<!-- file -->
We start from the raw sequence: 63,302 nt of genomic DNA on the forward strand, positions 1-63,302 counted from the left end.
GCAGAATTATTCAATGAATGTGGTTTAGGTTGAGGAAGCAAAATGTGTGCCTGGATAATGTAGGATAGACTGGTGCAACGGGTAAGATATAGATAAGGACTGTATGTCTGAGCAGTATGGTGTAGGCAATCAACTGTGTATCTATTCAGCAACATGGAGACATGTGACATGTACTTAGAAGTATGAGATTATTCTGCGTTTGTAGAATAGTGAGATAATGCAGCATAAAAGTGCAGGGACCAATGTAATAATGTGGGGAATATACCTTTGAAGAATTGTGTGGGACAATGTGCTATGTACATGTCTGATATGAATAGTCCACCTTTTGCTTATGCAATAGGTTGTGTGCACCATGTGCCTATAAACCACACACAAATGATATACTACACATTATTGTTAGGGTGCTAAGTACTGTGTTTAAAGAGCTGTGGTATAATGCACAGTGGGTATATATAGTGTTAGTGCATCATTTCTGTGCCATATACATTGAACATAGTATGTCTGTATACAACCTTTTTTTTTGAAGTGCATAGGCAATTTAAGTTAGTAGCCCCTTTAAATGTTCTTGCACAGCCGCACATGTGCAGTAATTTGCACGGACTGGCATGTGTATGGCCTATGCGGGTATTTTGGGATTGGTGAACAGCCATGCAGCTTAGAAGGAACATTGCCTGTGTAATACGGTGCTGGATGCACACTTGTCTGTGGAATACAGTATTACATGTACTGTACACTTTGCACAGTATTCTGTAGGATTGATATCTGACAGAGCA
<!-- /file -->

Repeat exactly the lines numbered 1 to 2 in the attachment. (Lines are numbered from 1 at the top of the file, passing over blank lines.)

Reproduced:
We start from the raw sequence: 63,302 nt of genomic DNA on the forward strand, positions 1-63,302 counted from the left end.
GCAGAATTATTCAATGAATGTGGTTTAGGTTGAGGAAGCAAAATGTGTGCCTGGATAATGTAGGATAGACTGGTGCAACGGGTAAGATATAGATAAGGACTGTATGTCTGAGCAGTATGGTGTAGGCAATCAACTGTGTATCTATTCAGCAACATGGAGACATGTGACATGTACTTAGAAGTATGAGATTATTCTGCGTTTGTAGAATAGTGAGATAATGCAGCATAAAAGTGCAGGGACCAATGTAATAATGTGGGGAATATACCTTTGAAGAATTGTGTGGGACAATGTGCTATGTACATGTCTGATATGAATAGTCCACCTTTTGCTTATGCAATAGGTTGTGTGCACCATGTGCCTATAAACCACACACAAATGATATACTACACATTATTGTTAGGGTGCTAAGTACTGTGTTTAAAGAGCTGTGGTATAATGCACAGTGGGTATATATAGTGTTAGTGCATCATTTCTGTGCCATATACATTGAACATAGTATGTCTGTATACAACCTTTTTTTTTGAAGTGCATAGGCAATTTAAGTTAGTAGCCCCTTTAAATGTTCTTGCACAGCCGCACATGTGCAGTAATTTGCACGGACTGGCATGTGTATGGCCTATGCGGGTATTTTGGGATTGGTGAACAGCCATGCAGCTTAGAAGGAACATTGCCTGTGTAATACGGTGCTGGATGCACACTTGTCTGTGGAATACAGTATTACATGTACTGTACACTTTGCACAGTATTCTGTAGGATTGATATCTGACAGAGCA